Shaking cocktails

Why Shake a cocktail?

Chills ingredients – Shaking happens with ice which makes the ingredients cold. So, shaken recipes, like stirred recipes, can be served up or on the rocks (with or without ice).

Combines ingredients – Forcefully combines ingredients together changing the texture of the ingredients.

Aerates ingredients – The process of chasing with ice forces air into the liquid ingredients.

Adds water – Through ice-melt during shaking.

How?

Fill your shaker or whatever you are using as a shaker (swing-top jar, plastic tub, etc) with all the ingredients that the recipe says need to be shaken together…but please, and this may seem obvious (but we HAVE seen it happen), make sure you DON’T add any carbonated ingredients to the shaker! It won’t end well…

If you are using an actual shaker, then fill, and as always we do mean FILL your shaker with ice. If you‘re using some sort of jar, you will need to leave enough space for the ice to move with the ingredients as you shake. 

Pouring cocktail from jar

FYI – The reason for using so much ice is to increase the speed at which the drink is chilled, and slow the rate of ice-melt to a speed that is easily manageable. Too little ice will melt before the drink gets cold enough, giving you a warm and watery drink! So please, for drink’s sake, use loads of ice.

The process of shaking is fairly simple really, even though you might see some complicated techniques when you visit fancy bars. All that really matters is that the ingredients and ice are flung violently from one end of the shaker to the other, folding everything together each time it hits the end of the shaker. This is forcing air into the mix, combining ingredients, chilling them and adding the all important water.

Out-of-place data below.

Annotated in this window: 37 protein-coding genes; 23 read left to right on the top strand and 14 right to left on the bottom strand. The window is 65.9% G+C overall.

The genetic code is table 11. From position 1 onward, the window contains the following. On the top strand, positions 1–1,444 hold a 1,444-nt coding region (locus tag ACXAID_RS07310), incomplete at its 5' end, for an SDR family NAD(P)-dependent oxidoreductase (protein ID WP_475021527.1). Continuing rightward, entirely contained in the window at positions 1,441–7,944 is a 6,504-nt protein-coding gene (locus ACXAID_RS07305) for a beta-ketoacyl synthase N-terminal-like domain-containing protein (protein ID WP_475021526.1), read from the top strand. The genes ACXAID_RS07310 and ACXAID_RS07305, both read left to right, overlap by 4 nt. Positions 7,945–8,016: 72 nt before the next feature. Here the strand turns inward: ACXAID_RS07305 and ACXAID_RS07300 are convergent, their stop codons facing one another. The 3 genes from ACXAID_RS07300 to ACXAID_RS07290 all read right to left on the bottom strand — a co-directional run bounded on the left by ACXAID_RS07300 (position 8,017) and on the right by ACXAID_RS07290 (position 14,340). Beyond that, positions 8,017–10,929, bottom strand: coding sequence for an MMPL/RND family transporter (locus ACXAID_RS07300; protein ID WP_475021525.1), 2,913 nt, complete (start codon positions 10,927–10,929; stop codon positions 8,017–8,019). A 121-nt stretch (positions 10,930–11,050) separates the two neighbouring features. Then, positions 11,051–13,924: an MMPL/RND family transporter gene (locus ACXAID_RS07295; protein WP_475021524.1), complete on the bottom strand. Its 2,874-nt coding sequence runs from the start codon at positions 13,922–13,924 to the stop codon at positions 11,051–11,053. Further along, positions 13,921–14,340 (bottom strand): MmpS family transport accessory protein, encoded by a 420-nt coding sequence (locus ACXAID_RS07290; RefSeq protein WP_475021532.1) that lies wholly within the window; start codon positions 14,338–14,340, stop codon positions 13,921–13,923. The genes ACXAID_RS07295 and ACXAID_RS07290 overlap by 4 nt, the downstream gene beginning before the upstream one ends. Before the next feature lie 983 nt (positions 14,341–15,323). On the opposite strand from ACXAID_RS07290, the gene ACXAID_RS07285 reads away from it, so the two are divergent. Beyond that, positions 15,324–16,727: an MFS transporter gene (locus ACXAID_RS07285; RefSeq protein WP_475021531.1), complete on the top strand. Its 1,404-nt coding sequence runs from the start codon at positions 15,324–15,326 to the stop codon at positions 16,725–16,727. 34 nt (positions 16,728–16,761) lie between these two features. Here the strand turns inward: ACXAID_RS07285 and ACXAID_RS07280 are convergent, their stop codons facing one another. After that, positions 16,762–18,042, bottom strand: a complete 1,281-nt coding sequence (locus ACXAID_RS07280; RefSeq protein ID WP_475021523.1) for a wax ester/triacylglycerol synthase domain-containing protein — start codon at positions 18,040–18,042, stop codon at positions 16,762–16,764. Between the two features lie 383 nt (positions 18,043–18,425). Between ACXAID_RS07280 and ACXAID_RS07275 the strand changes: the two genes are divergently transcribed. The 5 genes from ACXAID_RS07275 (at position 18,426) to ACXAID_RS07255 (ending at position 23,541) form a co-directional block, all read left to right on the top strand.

A few key things to keep in mind when shaking Cocktails:

  • Shake hard – probably harder than you think. It should be a proper work-out.

  • Shake big – remember the ingredients need to be thrown from one end of the shaker to the other. So go big with a piston-like movement, not a small movement like you just shoved your fingers into a power socket!

  • Shake for about 15 seconds – this time will depend on what ice you are using and other mitigating factors such as alcohol strength, number of ingredients, etc. For a list of reasons that will impact how long you shake for, see Stirring Cocktails.

When you’ve finished shaking, remove the top of your shaker, the lid of your jar, or whatever you have MacGyvered into a cocktail shaking device. Then put in place your chosen strainer to hold the ice back, now you can pour the contents of the shaker into your glass. 

Espresso martini being poured

If you need to remove smaller fragments of fruit or ice, you may want to double strain your cocktail. To do so, you will need a tea strainer (fine strainer) as well as your “regular“ strainer. Hold the fine strainer above the glass you want to strain the drink into whilst holding the ice back in your shaker with the “regular” strainer, hence double strained. This will give your drink a perfect, consistent texture. No tea strainer? Any size sieve will do!

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